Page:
萬佛城金剛菩提海 Vajra Bodhi Sea


Vajra Bodhi Sea: HomeMain IndexIssue Index




Instructional Talks by the Venerable Master during a
Buddha Recitation Session at Buddha Root Farm

一九七五年八月於美國奧立崗州August 1975, on Buddha Root Farm on the Smith River near Reedsport, Oregon
國際譯經學院記錄翻譯 Translated by the International Translation Institute









Thursday, August 21, 1975 afternoon Ullambana

Bhikshu Heng Sure: So much has been going on that trying to share with people the beauty and wonders of it is like trying to scoop the ocean out with a teacup. It's really hard because you can only get a drop at a time. But the water that comes out is so nourishing, so fine, that it's really worth all the effort. It's kind of frustrating for people who have been cultivating a little longer to know how much there is and to want to share it all at once. Of course you can't do it, but I think this week has been an epoch-making event. This is a historically significant occasion because it's very similar to the Dharma assembly—this is an arrogant thing to say, but it seems to me that it's very similar to the Dharma assembly in which the Sixth Patriarch, the Great Master Hui Neng, spoke his Dharma Jewel Platform Sutra. The conditions were somewhat similar, and certainly the quality of Dharma was of the same flavor. This is a remarkable event; don't miss it. As the saying goes,  

Whether you're walking, standing, sitting, or lying down, Don't depart from this. Once you separate from this, you've gone amiss.  

As the Master said last night, to return empty-handed from the mountain of jewels would really be a mistake. One of the more obvious Dharma treasures we can share is the verse you hear every noon, just before you plunge into the natural goodies that Peggy Brevoort lays on the table. That verse goes, in part: "The Buddha told the assembly, while eating observe the Five Contemplations." I imagine every one of you has said, "Okay, what are the five? I'll observe them if you let me know." Well, here are the Five Contemplations:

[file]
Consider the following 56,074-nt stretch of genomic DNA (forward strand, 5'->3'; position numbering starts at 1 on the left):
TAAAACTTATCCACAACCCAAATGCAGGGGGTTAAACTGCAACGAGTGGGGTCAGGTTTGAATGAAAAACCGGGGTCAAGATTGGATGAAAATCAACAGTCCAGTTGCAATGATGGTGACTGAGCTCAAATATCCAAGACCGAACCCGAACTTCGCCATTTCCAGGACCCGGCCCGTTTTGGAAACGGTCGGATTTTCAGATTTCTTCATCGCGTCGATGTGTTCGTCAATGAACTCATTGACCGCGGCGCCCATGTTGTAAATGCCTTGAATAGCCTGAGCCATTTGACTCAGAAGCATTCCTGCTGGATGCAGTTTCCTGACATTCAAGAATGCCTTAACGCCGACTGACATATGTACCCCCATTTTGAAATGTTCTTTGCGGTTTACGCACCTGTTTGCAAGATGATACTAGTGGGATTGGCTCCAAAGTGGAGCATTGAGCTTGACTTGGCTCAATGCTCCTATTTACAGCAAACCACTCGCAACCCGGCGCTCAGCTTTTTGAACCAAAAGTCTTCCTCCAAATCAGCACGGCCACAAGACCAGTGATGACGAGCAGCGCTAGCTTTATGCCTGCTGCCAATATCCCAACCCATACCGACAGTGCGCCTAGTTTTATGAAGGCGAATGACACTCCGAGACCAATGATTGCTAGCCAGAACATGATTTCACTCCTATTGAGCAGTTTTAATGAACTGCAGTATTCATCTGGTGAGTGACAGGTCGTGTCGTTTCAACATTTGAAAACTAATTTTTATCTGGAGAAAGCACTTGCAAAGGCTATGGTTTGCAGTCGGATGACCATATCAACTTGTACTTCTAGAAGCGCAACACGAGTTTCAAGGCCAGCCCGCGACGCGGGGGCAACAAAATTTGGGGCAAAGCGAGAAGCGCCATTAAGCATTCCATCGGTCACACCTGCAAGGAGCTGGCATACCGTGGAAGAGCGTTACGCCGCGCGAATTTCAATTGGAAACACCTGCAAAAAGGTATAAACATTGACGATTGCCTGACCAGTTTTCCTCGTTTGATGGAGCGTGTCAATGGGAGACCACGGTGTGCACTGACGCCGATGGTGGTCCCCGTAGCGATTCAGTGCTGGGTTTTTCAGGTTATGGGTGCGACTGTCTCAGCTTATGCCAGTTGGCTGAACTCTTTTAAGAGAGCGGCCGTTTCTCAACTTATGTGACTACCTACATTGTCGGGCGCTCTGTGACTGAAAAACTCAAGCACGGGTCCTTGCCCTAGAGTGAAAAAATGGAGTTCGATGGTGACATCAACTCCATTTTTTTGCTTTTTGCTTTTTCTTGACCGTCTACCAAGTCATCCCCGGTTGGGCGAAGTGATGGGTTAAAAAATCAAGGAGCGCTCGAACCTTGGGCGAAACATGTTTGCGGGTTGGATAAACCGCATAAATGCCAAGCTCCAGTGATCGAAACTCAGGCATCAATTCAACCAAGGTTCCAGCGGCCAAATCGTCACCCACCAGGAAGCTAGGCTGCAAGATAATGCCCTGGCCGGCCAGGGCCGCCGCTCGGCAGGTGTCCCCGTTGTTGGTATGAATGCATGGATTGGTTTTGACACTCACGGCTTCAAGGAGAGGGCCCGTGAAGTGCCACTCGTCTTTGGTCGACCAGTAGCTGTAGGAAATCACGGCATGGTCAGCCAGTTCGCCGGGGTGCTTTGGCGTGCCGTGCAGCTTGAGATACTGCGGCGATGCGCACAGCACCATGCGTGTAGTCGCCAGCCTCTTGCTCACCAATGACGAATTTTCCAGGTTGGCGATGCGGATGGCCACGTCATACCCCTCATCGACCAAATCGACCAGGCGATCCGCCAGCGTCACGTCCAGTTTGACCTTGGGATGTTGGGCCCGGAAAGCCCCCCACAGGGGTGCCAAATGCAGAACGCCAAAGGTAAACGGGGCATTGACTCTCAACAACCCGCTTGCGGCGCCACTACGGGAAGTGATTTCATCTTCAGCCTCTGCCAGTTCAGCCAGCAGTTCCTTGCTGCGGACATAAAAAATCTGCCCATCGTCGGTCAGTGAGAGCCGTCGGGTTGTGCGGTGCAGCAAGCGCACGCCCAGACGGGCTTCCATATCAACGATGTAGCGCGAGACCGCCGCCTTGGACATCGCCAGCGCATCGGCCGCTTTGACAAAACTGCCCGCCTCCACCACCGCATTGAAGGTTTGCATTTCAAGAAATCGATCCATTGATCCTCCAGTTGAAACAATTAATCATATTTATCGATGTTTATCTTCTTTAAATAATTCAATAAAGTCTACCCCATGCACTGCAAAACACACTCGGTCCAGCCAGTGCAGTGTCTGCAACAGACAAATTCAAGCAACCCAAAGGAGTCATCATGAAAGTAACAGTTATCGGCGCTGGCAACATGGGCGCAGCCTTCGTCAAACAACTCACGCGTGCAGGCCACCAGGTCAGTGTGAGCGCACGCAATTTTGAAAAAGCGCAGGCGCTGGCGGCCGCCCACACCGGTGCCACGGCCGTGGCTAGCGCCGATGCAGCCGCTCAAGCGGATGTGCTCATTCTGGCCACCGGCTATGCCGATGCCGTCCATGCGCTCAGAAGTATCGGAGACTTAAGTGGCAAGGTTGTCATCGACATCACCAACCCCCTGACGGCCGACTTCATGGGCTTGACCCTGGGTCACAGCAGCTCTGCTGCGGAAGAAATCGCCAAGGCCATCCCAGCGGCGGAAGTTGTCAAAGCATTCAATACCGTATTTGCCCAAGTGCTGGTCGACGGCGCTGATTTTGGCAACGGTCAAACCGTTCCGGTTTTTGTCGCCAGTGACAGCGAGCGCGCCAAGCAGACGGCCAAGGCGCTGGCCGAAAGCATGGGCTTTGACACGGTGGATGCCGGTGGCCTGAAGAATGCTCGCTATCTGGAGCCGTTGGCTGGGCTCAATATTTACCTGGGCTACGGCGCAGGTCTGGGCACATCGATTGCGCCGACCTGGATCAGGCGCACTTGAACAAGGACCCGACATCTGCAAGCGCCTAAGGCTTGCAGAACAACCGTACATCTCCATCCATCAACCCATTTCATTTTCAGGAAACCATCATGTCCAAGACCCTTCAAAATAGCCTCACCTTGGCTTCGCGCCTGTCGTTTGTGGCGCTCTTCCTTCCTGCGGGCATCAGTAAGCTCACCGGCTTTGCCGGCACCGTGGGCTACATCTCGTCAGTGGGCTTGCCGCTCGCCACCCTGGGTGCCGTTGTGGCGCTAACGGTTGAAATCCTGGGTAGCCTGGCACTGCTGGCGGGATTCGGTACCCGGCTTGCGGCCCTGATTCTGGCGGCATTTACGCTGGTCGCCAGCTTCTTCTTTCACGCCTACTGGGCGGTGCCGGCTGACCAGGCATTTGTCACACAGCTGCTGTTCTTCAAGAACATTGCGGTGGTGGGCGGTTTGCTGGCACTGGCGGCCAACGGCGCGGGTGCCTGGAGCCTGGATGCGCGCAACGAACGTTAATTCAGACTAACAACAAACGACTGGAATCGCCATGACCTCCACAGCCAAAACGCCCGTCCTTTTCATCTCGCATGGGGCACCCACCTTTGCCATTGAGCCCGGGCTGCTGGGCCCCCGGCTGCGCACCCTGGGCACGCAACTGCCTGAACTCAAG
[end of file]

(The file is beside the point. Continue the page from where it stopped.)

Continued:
1.As you eat, you should be mindful of the amount ofwork that it took to bring the food here to the place of eating.Think about the farmer who grew the vegetarian meal that you're eating, the various people that were involved in planting, nurturing, harvesting, trucking, sorting, selling, and preparing the food all to bring it into your mouth. There's a lot of work involved, a lot of sweat and toil. You're reaping the benefits from it, and you should be mindful of the amount of work that was required in all these different phases to bring the food to the place of eating. The second thing that Sang- hans and faithful disciples should be mindful of is:

2. Are you worthy of this offering of food? That is to say, have you done anything today to deserve the blessing of eating? The Chinese talk about "mouth blessings" (口福)--the mouth gets a lot of blessings to enjoy. What have you done today to serve the Dharma? Have you served anyone else? Have you been a lazy worm? Have you been vigorous? Have you been mindful of the Buddha and really done the work out here? Have you been interested mainly in pursuing the five desires instead? These are questions that only you can answer. This is the second contemplation.